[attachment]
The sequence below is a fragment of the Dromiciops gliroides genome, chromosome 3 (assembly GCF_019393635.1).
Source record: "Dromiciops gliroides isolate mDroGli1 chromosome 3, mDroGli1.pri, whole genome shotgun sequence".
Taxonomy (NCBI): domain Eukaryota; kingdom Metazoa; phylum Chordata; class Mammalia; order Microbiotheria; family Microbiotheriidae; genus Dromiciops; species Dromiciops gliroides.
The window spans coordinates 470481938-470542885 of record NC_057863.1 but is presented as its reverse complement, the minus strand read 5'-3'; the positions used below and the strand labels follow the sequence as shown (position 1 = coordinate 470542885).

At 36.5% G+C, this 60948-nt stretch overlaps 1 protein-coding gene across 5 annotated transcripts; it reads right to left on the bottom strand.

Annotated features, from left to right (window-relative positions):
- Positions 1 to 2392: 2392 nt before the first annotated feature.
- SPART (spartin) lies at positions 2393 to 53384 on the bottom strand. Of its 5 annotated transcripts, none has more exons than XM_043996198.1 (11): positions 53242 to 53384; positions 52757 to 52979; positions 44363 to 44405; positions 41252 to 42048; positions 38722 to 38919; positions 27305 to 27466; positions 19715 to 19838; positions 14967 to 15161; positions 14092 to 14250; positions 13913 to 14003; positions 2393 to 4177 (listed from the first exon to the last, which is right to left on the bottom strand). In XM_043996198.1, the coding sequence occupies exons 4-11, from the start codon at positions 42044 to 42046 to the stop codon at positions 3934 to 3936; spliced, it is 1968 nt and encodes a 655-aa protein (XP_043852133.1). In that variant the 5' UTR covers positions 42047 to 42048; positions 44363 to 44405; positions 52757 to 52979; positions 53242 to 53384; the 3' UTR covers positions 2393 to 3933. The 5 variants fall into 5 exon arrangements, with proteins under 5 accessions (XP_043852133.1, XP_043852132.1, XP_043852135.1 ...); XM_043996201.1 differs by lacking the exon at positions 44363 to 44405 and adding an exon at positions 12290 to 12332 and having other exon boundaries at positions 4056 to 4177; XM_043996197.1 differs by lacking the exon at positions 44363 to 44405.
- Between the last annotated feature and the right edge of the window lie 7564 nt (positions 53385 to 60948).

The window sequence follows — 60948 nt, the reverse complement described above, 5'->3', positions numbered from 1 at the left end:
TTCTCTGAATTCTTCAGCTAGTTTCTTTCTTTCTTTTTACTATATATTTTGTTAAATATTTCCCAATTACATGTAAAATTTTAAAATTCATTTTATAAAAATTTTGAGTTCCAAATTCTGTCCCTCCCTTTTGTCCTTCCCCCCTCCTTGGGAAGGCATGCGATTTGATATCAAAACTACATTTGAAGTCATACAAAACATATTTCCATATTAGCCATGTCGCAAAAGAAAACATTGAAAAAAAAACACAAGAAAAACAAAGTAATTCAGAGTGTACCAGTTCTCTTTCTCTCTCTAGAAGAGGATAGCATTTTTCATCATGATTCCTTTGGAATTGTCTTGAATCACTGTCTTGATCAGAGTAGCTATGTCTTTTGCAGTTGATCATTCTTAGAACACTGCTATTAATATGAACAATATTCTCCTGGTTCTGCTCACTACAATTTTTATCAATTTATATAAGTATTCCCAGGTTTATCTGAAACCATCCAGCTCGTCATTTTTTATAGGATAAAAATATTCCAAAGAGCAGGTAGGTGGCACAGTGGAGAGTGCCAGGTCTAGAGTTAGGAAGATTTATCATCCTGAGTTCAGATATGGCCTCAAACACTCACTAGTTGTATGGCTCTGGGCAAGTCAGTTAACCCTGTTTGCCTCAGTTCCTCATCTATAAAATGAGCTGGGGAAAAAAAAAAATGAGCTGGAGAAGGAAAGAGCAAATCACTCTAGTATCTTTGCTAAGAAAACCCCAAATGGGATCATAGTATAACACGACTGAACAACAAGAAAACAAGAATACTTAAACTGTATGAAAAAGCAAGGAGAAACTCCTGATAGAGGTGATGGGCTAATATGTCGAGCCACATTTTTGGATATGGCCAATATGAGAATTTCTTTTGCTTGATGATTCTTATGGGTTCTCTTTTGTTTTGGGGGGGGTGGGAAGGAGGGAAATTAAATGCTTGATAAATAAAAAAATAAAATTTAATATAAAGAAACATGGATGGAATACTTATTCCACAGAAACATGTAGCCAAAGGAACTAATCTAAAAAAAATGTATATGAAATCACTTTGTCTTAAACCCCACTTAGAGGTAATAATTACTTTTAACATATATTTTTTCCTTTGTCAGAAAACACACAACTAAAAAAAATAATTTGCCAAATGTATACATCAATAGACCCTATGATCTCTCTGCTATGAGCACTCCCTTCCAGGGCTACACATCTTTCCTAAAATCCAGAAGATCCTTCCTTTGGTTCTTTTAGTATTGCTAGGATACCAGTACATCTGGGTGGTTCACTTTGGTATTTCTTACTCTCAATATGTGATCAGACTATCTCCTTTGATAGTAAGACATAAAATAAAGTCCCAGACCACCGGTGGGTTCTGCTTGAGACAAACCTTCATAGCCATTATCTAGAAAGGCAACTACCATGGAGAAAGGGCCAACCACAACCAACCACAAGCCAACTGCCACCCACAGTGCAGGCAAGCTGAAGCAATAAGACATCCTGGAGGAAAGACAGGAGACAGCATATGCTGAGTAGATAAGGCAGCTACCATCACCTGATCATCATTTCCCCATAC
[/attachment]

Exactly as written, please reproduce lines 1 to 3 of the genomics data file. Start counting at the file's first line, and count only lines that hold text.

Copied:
The sequence below is a fragment of the Dromiciops gliroides genome, chromosome 3 (assembly GCF_019393635.1).
Source record: "Dromiciops gliroides isolate mDroGli1 chromosome 3, mDroGli1.pri, whole genome shotgun sequence".
Taxonomy (NCBI): domain Eukaryota; kingdom Metazoa; phylum Chordata; class Mammalia; order Microbiotheria; family Microbiotheriidae; genus Dromiciops; species Dromiciops gliroides.